Donald urges BBC not to turn its back on 'tradition'


Lee Westwood and Luke Donald have expressed their "extreme disappointment" at the news that the BBC is pulling out of showing any live European Tour action and pleaded with the corporation to increase its coverage as British golf goes through a boom.

Sky Sports has secured the exclusive rights for the BMW PGA Championship at Wentworth and the Scottish Open at Castle Stuart, meaning that this year the BBC will broadcast only six days of live men's professional golf. Seven years ago it screened 24 days, at a time when no British players were in the top 10. Now the top players in the world hail from the United Kingdom.

"It's extremely disappointing," said Westwood. "Actually, it's very poor. It doesn't encourage people who would not ordinarily take up the game. From a golfing standpoint the guys running the BBC aren't doing a very good job."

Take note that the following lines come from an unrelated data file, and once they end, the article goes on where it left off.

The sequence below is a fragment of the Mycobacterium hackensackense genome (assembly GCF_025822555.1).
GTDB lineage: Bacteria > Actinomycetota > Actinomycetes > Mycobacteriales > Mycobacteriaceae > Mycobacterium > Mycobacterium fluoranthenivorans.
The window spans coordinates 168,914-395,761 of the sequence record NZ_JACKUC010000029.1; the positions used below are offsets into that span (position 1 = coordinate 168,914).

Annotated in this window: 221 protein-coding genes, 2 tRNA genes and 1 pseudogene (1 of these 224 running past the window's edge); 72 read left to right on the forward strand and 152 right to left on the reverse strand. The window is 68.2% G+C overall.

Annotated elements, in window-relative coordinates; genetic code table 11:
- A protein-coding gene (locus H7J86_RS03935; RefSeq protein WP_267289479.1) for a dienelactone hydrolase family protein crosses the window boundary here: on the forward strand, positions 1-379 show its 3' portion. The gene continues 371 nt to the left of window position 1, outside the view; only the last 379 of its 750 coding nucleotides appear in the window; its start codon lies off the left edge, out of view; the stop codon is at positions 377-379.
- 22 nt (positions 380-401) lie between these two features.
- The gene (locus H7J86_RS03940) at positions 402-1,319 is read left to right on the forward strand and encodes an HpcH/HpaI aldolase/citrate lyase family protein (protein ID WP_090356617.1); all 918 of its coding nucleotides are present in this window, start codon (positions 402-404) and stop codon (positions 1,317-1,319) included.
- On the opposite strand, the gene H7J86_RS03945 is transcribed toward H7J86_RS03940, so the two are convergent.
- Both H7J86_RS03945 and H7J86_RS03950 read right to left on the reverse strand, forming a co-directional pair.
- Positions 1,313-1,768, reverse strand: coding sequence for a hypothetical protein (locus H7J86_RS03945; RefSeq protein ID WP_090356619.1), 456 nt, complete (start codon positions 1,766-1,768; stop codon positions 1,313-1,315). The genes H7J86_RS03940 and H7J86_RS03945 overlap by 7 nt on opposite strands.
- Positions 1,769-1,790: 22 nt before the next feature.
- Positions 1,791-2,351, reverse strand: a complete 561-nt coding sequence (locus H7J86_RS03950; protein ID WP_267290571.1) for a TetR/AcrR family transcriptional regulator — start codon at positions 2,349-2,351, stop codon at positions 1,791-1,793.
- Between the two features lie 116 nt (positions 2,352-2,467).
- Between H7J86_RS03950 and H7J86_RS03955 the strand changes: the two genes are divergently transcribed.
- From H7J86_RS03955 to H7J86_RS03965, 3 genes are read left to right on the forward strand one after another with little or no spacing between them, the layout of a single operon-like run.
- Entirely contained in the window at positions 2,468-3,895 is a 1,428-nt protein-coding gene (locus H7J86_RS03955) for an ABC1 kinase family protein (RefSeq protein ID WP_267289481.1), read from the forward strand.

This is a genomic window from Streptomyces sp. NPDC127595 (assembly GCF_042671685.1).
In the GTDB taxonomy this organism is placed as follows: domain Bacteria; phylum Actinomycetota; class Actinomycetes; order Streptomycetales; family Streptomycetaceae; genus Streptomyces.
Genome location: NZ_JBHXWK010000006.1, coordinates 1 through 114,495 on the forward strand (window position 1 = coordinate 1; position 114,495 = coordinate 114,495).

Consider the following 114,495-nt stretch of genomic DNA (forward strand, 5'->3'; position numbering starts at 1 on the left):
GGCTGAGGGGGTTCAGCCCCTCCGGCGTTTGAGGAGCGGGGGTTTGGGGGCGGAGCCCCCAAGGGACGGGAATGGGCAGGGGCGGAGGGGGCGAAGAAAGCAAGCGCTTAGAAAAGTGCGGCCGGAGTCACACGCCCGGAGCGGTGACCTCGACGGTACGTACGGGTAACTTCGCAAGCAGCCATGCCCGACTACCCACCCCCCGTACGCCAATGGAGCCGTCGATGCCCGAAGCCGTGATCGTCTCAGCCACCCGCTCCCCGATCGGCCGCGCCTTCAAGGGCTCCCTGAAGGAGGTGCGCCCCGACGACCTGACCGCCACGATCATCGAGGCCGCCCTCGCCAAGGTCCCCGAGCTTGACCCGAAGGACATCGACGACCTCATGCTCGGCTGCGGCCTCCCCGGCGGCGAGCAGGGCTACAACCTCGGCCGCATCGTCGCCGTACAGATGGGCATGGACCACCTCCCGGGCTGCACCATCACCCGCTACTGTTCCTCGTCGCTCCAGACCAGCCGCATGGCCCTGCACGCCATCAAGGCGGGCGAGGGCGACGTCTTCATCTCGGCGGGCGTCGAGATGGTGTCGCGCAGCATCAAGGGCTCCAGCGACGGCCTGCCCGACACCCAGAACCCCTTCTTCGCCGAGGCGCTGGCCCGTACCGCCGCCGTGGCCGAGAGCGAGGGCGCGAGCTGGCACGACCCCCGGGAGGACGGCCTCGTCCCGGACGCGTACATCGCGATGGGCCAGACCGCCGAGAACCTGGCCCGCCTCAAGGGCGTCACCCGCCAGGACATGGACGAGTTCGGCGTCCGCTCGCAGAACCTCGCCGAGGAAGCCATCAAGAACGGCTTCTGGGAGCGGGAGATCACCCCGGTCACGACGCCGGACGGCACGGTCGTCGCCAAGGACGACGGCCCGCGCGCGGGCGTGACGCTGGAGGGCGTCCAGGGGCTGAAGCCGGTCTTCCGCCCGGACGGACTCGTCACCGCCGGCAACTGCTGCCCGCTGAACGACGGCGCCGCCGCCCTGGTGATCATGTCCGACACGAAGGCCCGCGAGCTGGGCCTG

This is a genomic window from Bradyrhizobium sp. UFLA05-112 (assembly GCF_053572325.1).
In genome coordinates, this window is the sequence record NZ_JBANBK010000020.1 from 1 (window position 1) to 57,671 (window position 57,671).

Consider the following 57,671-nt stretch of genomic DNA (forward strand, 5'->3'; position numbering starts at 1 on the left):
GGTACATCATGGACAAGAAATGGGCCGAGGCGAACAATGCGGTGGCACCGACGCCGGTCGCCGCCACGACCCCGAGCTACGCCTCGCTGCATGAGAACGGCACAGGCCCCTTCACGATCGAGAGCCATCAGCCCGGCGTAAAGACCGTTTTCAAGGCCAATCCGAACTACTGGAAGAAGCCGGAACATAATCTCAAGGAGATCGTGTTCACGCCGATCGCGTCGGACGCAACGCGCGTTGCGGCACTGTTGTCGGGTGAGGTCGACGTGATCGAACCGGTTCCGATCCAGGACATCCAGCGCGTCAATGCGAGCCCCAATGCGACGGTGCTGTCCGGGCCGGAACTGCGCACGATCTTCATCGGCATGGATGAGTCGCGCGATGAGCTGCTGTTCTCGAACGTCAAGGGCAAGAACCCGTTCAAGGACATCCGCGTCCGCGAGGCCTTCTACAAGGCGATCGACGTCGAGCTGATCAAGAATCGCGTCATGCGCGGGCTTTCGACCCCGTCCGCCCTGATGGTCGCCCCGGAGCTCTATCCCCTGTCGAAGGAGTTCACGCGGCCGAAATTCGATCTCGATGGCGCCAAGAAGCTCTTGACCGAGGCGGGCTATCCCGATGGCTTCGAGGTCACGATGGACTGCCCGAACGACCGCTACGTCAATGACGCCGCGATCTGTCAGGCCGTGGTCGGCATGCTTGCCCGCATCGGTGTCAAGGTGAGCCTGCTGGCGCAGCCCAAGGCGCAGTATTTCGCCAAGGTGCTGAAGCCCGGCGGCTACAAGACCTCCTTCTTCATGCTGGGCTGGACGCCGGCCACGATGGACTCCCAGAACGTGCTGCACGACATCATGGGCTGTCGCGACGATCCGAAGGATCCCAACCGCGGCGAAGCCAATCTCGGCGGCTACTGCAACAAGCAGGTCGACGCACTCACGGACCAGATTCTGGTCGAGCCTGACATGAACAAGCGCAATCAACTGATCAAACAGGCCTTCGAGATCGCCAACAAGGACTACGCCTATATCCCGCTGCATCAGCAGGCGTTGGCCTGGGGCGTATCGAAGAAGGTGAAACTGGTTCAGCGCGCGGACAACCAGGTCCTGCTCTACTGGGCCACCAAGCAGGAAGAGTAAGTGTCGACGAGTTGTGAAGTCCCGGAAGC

Donald concurred. "It is a shame," he said. "The game hasn't been this exciting for years, particularly from a UK standpoint with Lee, Rory, myself in the top three and others such as Justin Rose winning as well. You would have though the BBC would have been clamouring to try to get as much on TV as possible. There's a certain tradition of golf being on the BBC and that seems to be being lost.

"The true fans always find a way to watch it, but it does limit exposure to a wider level, to lure the next tranche of fans. "

Having already lost the live coverage from the first two rounds of the Masters to Sky ( which shows all four days), the BBC is concerned it could sacrifice the final two rounds when the TV deal is renegotiated for next year.

"We just hope Augusta look at the bigger picture and see that Sky only get about a 10th of our figures," said an insider. "Surely the golfing powers have a responsibility to show it to as many as possible."

The BBC has a deal to show the Open Championship, the only men's professional event to which it holds exclusive rights, until at least 2016.